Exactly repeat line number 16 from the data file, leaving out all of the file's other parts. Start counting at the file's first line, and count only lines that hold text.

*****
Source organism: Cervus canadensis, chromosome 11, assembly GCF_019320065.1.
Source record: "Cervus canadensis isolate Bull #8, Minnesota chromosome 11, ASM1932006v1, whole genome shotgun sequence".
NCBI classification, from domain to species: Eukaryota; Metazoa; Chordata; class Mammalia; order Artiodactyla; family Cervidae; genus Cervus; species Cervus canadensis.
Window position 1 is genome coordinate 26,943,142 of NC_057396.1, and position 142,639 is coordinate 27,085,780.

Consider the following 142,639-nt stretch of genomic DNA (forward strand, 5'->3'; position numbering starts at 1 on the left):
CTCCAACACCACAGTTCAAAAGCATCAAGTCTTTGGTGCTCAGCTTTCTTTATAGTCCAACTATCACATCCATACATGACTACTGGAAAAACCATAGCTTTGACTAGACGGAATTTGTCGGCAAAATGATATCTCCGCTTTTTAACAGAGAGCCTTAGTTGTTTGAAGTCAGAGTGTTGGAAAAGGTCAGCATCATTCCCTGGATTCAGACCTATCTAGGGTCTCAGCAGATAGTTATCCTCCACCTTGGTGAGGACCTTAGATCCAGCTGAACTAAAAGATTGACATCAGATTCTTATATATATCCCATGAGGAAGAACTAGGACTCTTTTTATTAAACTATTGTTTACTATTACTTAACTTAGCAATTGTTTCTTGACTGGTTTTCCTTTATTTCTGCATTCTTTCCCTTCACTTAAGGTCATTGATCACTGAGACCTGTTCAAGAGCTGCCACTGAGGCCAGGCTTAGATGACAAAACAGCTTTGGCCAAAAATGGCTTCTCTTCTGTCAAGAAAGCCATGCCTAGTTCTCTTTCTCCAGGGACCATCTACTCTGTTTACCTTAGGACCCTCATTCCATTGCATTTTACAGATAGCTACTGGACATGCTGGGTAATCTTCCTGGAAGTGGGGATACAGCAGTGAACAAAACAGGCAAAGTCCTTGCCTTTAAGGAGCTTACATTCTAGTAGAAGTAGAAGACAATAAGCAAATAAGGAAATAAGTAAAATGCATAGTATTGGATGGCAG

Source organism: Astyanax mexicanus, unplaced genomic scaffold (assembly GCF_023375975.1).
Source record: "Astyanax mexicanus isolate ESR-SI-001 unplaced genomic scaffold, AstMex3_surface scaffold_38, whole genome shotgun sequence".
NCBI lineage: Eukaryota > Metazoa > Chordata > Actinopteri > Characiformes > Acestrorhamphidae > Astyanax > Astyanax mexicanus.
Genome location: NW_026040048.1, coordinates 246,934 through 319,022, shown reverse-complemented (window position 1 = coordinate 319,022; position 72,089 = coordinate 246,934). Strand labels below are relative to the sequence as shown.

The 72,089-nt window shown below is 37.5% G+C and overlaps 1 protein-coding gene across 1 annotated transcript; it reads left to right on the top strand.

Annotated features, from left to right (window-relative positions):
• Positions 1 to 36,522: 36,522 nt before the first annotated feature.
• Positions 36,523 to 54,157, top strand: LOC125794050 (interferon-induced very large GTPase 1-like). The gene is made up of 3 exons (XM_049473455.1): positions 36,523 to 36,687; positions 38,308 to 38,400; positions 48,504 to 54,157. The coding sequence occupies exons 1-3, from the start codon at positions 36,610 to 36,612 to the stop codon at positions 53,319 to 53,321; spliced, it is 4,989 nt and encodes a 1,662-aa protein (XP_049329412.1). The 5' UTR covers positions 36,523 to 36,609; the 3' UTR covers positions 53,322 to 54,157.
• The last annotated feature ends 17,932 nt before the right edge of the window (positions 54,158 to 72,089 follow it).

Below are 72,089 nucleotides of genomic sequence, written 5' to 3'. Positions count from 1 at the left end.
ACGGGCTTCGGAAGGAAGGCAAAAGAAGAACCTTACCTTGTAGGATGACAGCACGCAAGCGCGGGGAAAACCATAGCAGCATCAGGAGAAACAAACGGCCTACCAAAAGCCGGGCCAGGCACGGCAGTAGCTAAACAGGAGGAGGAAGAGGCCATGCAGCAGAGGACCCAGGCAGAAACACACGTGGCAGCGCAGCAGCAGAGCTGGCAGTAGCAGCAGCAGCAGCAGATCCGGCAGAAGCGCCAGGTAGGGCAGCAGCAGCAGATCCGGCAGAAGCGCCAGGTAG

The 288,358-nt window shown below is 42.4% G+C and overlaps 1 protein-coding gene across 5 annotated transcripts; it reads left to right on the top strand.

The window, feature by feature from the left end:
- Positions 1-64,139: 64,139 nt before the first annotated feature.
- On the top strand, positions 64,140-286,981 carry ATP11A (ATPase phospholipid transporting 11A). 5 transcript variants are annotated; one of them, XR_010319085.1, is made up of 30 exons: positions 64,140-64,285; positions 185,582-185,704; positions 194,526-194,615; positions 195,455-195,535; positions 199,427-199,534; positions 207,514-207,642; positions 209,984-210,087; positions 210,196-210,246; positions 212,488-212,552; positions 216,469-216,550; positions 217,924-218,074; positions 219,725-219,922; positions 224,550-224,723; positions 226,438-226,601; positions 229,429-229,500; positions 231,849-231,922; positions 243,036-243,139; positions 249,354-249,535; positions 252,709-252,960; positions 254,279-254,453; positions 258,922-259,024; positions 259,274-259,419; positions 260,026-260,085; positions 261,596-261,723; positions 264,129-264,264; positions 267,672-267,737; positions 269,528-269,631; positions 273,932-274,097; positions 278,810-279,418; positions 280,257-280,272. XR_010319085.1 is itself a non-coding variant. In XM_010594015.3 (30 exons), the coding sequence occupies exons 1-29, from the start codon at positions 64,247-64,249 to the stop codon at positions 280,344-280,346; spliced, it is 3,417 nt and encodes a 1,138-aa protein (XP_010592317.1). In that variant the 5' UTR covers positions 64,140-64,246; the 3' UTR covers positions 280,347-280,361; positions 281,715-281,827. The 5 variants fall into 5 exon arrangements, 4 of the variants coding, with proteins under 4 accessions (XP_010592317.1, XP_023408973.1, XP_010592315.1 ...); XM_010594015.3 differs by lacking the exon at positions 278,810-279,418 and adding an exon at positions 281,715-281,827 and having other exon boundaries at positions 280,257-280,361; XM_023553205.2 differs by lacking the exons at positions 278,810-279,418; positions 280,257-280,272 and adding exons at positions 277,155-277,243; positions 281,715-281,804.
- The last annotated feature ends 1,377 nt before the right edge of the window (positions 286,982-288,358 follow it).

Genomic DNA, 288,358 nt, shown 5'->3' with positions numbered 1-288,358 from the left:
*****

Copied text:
Below are 72,089 nucleotides of genomic sequence, written 5' to 3'. Positions count from 1 at the left end.